And so yesterday lunchtime I drove back into Kambos and first stop was the hardware store number 1 where I buy canisters of snake repellent. “I am sorry we are out of stock” said my friend the owner who then assured me that the snakes season is well over and that they are all starting to hibernate. He always does that, promising me that whenever I turn up there are no snakes around as he explians his lack of stock.
I was not born yesterday and with the temperature now in the mid-thirties I was fully aware that the land around the hovel is crawling with serpents. I bought a can of chippings which my friend swore would form a protective ring around my house and headed off to see lovely Eleni at the Kourounis taverna who reassured me that the area around the hovel – where she owns some olive trees – is indeed crawling with snakes. How they must laugh in Kambos, the man who is terrified of snakes is heading back to the serpents paradise.
Rather gingerly I headed up to the hovel and was delighted to see no snakes and no signs of rats. There were however bats in both the rat room and the bat room which I have now chased away. Having happily surrounded the place with the snake magic dust I headed back to a hotel in Kalamata with a swimming pool for one last night of decadence.
Returning today there was no sign of snakes. Good news. But on entering the house I saw a most enormous rat (4 inches excluding its tail) in the space between a window and the shutter. I grabbed a spade but as I tried to open the window the rat scuttled off. I left him five rat sweeties which I am delighted to say had all, by my return this evening after supper in Kambos, been devoured. I do hope they were taken back to a nest for a treat for the entire family.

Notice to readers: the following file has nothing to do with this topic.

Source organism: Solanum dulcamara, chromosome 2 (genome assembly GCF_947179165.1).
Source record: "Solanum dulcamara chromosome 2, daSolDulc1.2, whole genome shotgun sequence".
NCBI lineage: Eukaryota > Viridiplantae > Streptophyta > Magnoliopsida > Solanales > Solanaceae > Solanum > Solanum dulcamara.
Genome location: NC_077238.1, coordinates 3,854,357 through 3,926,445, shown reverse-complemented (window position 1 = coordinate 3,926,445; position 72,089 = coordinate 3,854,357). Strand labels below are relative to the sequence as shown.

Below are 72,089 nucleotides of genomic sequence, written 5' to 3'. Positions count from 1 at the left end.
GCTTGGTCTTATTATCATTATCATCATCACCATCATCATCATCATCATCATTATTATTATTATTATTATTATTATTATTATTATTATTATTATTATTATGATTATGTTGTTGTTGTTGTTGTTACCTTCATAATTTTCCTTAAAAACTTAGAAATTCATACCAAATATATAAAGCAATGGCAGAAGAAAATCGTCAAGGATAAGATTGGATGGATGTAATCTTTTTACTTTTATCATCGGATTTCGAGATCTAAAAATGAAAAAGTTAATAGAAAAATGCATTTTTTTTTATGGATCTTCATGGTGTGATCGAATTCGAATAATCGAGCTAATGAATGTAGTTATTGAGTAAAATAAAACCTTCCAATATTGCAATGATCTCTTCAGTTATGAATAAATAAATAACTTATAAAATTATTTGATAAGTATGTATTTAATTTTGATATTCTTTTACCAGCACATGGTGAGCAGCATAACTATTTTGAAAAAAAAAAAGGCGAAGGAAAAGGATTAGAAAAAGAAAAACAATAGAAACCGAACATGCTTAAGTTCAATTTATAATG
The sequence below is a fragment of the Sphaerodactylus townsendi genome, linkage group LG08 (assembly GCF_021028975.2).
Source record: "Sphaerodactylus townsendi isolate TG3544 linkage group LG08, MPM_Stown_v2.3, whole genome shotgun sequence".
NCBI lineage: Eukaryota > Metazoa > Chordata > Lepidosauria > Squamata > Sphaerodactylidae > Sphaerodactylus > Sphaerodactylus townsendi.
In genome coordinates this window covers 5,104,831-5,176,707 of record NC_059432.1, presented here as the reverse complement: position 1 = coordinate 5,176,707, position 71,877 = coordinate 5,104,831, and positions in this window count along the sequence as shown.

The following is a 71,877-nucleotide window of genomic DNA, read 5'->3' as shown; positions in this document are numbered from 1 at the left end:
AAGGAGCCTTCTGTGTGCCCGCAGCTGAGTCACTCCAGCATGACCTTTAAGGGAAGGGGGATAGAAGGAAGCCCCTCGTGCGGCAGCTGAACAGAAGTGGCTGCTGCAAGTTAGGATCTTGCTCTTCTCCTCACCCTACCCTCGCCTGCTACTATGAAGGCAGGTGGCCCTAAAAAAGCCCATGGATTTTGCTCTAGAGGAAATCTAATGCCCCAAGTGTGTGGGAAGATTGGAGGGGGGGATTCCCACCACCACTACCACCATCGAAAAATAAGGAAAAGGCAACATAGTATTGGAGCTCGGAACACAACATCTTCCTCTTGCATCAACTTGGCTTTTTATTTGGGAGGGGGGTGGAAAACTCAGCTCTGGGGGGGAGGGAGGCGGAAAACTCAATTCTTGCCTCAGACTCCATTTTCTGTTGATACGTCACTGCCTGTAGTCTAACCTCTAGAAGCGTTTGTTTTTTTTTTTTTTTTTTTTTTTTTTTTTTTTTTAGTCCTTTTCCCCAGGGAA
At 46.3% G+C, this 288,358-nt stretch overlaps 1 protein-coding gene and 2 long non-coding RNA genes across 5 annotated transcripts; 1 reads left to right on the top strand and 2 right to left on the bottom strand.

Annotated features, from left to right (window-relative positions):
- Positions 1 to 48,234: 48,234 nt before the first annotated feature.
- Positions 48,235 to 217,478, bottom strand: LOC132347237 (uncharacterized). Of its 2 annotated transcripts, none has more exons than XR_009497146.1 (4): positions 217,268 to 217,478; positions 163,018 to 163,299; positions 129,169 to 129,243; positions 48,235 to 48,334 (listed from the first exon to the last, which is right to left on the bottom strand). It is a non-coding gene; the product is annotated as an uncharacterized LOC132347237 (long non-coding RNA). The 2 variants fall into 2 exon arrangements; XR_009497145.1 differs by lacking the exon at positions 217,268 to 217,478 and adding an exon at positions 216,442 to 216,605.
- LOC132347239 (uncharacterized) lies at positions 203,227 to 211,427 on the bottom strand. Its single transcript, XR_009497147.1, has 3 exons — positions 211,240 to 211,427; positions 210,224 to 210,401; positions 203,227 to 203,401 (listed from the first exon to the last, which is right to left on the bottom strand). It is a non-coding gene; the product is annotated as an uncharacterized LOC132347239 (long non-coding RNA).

Sadly the wildlife diversity had one last treat for me inside the hovel – a swarm of flying ants. They were in my hair, jumping on my arms and climbing down my shirt. No ants in my pants but they were most everywhere else. Two hours of stamping, swatting and laying strips of sellotape across the floor and dangling from the ceiling has seen a genocide. There ae still too many but the ranks have been massively thinned.
Just to add to my woes I have just seen a spider on the ceiling which looked fearsome. I had thought that there were no poisonous spiders in Greece but a quick google search shows that – rather predictably – I was wrong and that three venomous species live in poor Hellas. And I am fairly sure that one venomous species was on my ceiling. But they don’t call me “killer” for nothing. It is now on the bottom of my fireplace spade – the same device that has despatched a couple of rats.
I sleep with the light on tonight.